He struck a different, less emotional tone than he did after the Philadelphia game, when he shouldered so much individual blame, saying, “I felt like I definitely let the team down” because “they gave me the ball twice to win the game and I couldn’t do it.”

Mac Jones was sacked four times in Sunday's loss to Miami.Matthew J. Lee/Globe Staff

This time, he seemed to be trying to be more positive, talking about how much can be learned from this loss, how the offense can take the good things from the first two games and combine them going forward.

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“Yeah, biggest thing is just we’re close,” he said. “We drove the ball pretty well, just didn’t get it in. Last week, we were behind and kind of scored some touchdowns, you know, and if we can combine those two things, move the ball and then get it in the red zone, I think everyone would be smiling right now.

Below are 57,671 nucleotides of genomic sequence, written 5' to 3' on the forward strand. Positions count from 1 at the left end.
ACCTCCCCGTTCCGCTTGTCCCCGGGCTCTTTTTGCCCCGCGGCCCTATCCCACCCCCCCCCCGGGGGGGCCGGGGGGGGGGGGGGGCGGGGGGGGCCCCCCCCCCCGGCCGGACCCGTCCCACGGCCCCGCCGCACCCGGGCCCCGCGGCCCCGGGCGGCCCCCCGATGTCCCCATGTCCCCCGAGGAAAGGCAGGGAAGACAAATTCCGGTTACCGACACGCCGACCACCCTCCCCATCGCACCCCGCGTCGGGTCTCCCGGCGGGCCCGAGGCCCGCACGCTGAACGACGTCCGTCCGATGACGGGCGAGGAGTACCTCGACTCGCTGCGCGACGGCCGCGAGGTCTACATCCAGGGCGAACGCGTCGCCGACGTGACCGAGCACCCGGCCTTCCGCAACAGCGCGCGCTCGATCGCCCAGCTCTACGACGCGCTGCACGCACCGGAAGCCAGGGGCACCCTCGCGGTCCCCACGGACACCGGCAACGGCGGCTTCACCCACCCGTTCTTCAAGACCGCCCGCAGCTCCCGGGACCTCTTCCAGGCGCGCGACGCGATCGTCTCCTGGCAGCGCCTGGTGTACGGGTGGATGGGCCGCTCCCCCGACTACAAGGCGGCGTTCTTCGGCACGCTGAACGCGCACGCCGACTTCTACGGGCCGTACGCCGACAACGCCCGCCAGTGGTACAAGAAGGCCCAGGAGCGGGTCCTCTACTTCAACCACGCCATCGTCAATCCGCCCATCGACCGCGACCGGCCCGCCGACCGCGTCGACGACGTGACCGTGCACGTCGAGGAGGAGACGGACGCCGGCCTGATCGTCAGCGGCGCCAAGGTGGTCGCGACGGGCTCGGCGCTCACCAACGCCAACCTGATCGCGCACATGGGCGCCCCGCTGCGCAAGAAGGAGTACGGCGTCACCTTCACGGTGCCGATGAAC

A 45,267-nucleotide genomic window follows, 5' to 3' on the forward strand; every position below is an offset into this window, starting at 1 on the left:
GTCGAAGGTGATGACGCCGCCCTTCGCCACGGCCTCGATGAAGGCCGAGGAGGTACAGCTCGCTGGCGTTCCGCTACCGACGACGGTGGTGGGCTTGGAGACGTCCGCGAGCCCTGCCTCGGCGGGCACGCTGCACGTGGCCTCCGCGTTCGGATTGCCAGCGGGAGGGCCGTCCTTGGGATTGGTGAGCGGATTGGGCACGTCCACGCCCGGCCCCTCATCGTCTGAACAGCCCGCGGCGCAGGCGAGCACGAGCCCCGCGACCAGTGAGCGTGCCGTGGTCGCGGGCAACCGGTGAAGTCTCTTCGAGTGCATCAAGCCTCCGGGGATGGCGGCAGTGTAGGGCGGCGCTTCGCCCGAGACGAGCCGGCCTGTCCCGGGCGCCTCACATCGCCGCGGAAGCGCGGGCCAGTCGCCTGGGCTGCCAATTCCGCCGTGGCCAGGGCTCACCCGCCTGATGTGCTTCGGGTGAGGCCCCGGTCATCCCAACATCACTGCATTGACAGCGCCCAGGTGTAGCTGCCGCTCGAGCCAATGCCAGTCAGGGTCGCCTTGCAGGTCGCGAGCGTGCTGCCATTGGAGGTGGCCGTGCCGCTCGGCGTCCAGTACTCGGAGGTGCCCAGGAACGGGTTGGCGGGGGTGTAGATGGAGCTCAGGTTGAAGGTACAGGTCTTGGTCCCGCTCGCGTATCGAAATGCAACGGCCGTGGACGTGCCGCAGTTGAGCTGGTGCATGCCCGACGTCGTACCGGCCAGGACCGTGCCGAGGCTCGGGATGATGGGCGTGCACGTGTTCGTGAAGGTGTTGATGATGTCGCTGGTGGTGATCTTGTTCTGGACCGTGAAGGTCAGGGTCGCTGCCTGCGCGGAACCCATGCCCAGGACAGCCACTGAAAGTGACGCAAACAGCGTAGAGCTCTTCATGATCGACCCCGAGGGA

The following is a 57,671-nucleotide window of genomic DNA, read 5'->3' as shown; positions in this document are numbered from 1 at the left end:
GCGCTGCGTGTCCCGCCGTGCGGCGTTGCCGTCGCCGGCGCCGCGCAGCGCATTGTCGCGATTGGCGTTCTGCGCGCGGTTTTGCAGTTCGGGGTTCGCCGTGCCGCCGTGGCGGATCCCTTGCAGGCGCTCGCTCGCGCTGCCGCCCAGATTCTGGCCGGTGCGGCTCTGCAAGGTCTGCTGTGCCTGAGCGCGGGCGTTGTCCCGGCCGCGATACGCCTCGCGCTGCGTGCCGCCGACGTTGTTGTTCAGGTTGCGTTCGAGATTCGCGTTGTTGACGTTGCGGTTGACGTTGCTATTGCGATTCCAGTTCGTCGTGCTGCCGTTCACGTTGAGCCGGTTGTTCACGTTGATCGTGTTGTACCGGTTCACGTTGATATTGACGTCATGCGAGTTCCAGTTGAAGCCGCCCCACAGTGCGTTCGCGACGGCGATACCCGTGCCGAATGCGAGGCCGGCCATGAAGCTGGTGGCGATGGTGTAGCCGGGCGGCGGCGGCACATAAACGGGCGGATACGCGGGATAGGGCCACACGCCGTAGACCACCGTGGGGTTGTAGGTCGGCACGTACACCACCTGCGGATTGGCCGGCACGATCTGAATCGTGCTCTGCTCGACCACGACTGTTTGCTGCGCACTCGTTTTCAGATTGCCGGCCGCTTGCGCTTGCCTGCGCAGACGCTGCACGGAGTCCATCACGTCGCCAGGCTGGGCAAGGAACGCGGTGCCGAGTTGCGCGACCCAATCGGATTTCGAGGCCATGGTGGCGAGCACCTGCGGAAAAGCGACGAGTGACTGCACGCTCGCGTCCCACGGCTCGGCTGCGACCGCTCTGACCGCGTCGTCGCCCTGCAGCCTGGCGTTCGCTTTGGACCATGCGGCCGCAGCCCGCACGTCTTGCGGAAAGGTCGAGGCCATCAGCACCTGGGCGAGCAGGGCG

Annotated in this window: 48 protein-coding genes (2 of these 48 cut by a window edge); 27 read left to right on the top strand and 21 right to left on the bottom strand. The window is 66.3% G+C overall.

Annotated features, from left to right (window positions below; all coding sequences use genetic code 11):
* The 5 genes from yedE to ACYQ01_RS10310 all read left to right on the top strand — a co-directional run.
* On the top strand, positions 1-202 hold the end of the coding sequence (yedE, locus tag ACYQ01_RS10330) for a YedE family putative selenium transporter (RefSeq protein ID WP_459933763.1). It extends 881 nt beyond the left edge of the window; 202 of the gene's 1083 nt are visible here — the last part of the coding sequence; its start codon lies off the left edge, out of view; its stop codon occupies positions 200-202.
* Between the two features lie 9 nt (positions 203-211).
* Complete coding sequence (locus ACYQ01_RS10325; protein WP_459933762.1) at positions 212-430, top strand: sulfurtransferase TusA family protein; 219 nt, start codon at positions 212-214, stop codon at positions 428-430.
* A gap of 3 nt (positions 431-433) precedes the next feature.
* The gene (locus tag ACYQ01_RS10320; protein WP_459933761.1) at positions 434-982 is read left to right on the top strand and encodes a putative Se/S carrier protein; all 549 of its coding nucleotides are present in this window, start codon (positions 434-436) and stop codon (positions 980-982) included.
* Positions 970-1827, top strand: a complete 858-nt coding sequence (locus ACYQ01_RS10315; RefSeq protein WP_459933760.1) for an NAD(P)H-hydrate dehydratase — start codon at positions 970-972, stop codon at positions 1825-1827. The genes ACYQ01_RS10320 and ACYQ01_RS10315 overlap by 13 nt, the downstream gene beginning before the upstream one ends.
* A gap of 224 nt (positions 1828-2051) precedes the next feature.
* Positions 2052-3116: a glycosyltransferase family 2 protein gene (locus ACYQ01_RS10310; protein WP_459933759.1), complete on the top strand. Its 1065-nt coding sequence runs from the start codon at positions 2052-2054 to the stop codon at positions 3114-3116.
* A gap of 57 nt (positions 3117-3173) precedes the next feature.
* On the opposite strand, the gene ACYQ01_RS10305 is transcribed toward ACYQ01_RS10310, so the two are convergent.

“So that’s the biggest thing, just watch the tape and see how we can get it in, make it easier on the defense and special teams.”

Those two units did their part Sunday, at least in giving Jones the ball — once on a blocked field goal in the third quarter that set him up at the Miami 49, and on a fourth-quarter interception, the first career pick by rookie first-rounder Christian Gonzalez that set Jones up at Miami’s 45. The first came with the Patriots trailing, 17-3; the second with it 17-10.